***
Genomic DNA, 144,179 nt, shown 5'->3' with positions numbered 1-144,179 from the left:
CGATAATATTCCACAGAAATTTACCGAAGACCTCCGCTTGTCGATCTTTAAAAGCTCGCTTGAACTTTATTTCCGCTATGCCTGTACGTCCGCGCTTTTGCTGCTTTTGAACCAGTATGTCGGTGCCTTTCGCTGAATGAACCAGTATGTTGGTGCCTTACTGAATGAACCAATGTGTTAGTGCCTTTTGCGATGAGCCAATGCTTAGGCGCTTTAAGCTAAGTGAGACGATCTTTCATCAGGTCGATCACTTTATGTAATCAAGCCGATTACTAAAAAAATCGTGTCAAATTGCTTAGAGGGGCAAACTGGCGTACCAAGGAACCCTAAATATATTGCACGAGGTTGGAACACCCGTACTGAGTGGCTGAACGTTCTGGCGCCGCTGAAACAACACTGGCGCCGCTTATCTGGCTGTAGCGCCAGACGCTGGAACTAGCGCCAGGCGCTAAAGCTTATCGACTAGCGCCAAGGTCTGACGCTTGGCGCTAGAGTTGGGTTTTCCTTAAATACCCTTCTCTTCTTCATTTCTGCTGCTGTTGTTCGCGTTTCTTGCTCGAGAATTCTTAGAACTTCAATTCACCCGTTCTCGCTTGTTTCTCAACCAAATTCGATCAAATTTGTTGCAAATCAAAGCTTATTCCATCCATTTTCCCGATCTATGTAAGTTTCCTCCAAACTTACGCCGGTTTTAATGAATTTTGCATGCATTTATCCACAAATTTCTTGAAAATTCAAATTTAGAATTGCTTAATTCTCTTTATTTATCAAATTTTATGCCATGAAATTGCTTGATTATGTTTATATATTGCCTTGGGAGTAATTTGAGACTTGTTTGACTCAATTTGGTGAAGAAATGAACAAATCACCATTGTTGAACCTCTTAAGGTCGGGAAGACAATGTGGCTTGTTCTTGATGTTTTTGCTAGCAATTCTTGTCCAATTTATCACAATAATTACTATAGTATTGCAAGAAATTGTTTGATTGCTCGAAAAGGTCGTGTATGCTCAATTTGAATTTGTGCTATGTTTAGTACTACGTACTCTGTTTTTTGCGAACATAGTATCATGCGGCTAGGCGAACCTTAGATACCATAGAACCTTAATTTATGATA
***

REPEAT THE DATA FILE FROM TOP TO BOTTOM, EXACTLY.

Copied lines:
Genomic DNA, 144,179 nt, shown 5'->3' with positions numbered 1-144,179 from the left:
CGATAATATTCCACAGAAATTTACCGAAGACCTCCGCTTGTCGATCTTTAAAAGCTCGCTTGAACTTTATTTCCGCTATGCCTGTACGTCCGCGCTTTTGCTGCTTTTGAACCAGTATGTCGGTGCCTTTCGCTGAATGAACCAGTATGTTGGTGCCTTACTGAATGAACCAATGTGTTAGTGCCTTTTGCGATGAGCCAATGCTTAGGCGCTTTAAGCTAAGTGAGACGATCTTTCATCAGGTCGATCACTTTATGTAATCAAGCCGATTACTAAAAAAATCGTGTCAAATTGCTTAGAGGGGCAAACTGGCGTACCAAGGAACCCTAAATATATTGCACGAGGTTGGAACACCCGTACTGAGTGGCTGAACGTTCTGGCGCCGCTGAAACAACACTGGCGCCGCTTATCTGGCTGTAGCGCCAGACGCTGGAACTAGCGCCAGGCGCTAAAGCTTATCGACTAGCGCCAAGGTCTGACGCTTGGCGCTAGAGTTGGGTTTTCCTTAAATACCCTTCTCTTCTTCATTTCTGCTGCTGTTGTTCGCGTTTCTTGCTCGAGAATTCTTAGAACTTCAATTCACCCGTTCTCGCTTGTTTCTCAACCAAATTCGATCAAATTTGTTGCAAATCAAAGCTTATTCCATCCATTTTCCCGATCTATGTAAGTTTCCTCCAAACTTACGCCGGTTTTAATGAATTTTGCATGCATTTATCCACAAATTTCTTGAAAATTCAAATTTAGAATTGCTTAATTCTCTTTATTTATCAAATTTTATGCCATGAAATTGCTTGATTATGTTTATATATTGCCTTGGGAGTAATTTGAGACTTGTTTGACTCAATTTGGTGAAGAAATGAACAAATCACCATTGTTGAACCTCTTAAGGTCGGGAAGACAATGTGGCTTGTTCTTGATGTTTTTGCTAGCAATTCTTGTCCAATTTATCACAATAATTACTATAGTATTGCAAGAAATTGTTTGATTGCTCGAAAAGGTCGTGTATGCTCAATTTGAATTTGTGCTATGTTTAGTACTACGTACTCTGTTTTTTGCGAACATAGTATCATGCGGCTAGGCGAACCTTAGATACCATAGAACCTTAATTTATGATA